Session Hopping at Educon

During session 3 there are three different sessions I want to attend. There’s Sylvia and Jon’s “You Can’t Buy Change” as well as Alex and Dean’s “Learning in Public” and then Chris’ “What Happens When Kids Run the Building”.

I started out in room 304 thinking about “Learning in Public”. As I write this, I am watching a YouTube video of a kid showing how he made a bowdrill set. What? Did Dean just say you can show a video of you cutting your toenails and get 100 views on YouTube? … Anyway, he’s talking about the quality of the comments to this young kid’s video.

So what’s the skill here? Simple tagging can be an incredibly important skill in order to get your online content to the right audience. How do we teach kids to tag their content when they start posting publicly?

What’s the process involved in learning to work in new spaces? How do we teach pre-service teachers about this process? What do we mean by learning?

Dean talked about recording a video of himself learning to play the guitar. Next, a friend of his got several of his guitar students to record videos to help instruct Dean. This is cool, seeing the dynamic of 14 year old students become teachers using the medium of video.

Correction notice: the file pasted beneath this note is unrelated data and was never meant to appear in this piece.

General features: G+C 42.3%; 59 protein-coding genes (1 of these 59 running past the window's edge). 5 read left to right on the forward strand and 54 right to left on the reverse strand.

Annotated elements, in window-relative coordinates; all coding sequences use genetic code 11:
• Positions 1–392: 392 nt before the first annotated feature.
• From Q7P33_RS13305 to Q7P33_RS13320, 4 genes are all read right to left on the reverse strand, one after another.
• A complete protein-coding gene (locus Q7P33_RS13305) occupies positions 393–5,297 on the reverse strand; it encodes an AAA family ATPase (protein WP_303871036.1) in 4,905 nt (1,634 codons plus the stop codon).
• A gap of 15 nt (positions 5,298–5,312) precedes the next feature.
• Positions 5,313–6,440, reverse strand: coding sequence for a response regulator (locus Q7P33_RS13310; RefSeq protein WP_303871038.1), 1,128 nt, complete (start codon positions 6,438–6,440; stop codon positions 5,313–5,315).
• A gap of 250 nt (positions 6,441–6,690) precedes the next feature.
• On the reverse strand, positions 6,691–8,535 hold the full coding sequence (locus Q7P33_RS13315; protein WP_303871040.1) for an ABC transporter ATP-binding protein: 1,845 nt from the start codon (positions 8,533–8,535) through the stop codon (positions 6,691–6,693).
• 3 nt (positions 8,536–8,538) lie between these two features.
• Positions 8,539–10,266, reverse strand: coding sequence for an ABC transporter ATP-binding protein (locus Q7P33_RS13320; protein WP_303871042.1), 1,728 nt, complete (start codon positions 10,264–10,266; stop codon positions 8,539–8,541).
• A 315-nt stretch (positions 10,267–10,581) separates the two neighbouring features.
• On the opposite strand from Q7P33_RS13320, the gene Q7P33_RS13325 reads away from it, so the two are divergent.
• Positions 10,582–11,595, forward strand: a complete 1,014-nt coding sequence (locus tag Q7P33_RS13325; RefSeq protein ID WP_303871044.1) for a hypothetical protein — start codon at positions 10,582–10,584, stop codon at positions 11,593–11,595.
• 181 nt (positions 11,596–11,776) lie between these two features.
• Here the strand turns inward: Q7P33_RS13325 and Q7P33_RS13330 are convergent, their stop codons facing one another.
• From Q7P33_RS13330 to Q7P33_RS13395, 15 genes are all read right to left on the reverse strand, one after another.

One of Dean’s students, Stacy, is talking about her own experience with learning in public. She started using sign language videos available on YouTube, then Dean helped her connect with teachers of sign language in other countries. “It kind of felt more valuable… it wasn’t just for me.” In terms of proficiency, she spent 50 hours or so on it, so she doesn’t feel terribly proficient yet. She blogged about her learning experience and felt the best part of it was getting feedback from classmates and others.


In room 204, Sylvia and Jon were chatting with participants about situations when students ask a teacher a question and the teacher has to say “I don’t know.” This moment of finality is different than saying “I don’t know but let’s find out together.”

There was an interesting discussion about who is responsible in a building when teachers use clickers for summative assessment rather than formative assessment. I’m wondering why it needs to be an either/or? It seems to me that each situation can be different and has to be looked at from various perspectives. This is also why I think it’s important for teachers to have time and space to discuss with their colleagues what they are doing in their classrooms and how to continuously improve on their teaching practices.

We watched a short video clip of a kid convincing his parents that he needed a dog and why it would make a positive difference. The slides included photos with captions, a bar chart displaying data, an overall convincing argument that showed he took the initiative to show responsibility. This was an authentic audience with an authentic purpose.

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